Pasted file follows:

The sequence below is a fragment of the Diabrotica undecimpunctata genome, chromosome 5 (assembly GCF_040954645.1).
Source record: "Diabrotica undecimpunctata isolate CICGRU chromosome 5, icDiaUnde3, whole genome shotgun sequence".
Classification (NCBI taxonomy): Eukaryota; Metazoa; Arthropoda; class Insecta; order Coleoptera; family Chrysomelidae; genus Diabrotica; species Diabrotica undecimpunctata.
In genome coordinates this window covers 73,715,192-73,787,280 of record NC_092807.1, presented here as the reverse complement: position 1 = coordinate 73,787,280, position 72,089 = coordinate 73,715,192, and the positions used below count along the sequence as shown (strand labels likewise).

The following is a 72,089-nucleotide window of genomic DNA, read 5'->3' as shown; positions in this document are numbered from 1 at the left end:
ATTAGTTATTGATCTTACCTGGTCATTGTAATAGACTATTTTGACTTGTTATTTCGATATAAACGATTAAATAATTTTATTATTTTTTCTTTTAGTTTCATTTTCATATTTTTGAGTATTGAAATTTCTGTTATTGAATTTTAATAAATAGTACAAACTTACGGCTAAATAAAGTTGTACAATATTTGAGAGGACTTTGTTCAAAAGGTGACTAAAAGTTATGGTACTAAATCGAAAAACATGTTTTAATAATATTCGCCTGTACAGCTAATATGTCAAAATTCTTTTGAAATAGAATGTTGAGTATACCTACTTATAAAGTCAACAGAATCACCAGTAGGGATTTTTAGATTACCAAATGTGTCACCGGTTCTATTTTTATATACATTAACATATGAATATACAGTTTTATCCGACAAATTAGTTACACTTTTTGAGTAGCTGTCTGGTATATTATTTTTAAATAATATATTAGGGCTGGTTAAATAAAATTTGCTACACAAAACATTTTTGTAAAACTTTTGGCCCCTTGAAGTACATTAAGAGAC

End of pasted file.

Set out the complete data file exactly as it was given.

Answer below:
The sequence below is a fragment of the Diabrotica undecimpunctata genome, chromosome 5 (assembly GCF_040954645.1).
Source record: "Diabrotica undecimpunctata isolate CICGRU chromosome 5, icDiaUnde3, whole genome shotgun sequence".
Classification (NCBI taxonomy): Eukaryota; Metazoa; Arthropoda; class Insecta; order Coleoptera; family Chrysomelidae; genus Diabrotica; species Diabrotica undecimpunctata.
In genome coordinates this window covers 73,715,192-73,787,280 of record NC_092807.1, presented here as the reverse complement: position 1 = coordinate 73,787,280, position 72,089 = coordinate 73,715,192, and the positions used below count along the sequence as shown (strand labels likewise).

The following is a 72,089-nucleotide window of genomic DNA, read 5'->3' as shown; positions in this document are numbered from 1 at the left end:
ATTAGTTATTGATCTTACCTGGTCATTGTAATAGACTATTTTGACTTGTTATTTCGATATAAACGATTAAATAATTTTATTATTTTTTCTTTTAGTTTCATTTTCATATTTTTGAGTATTGAAATTTCTGTTATTGAATTTTAATAAATAGTACAAACTTACGGCTAAATAAAGTTGTACAATATTTGAGAGGACTTTGTTCAAAAGGTGACTAAAAGTTATGGTACTAAATCGAAAAACATGTTTTAATAATATTCGCCTGTACAGCTAATATGTCAAAATTCTTTTGAAATAGAATGTTGAGTATACCTACTTATAAAGTCAACAGAATCACCAGTAGGGATTTTTAGATTACCAAATGTGTCACCGGTTCTATTTTTATATACATTAACATATGAATATACAGTTTTATCCGACAAATTAGTTACACTTTTTGAGTAGCTGTCTGGTATATTATTTTTAAATAATATATTAGGGCTGGTTAAATAAAATTTGCTACACAAAACATTTTTGTAAAACTTTTGGCCCCTTGAAGTACATTAAGAGAC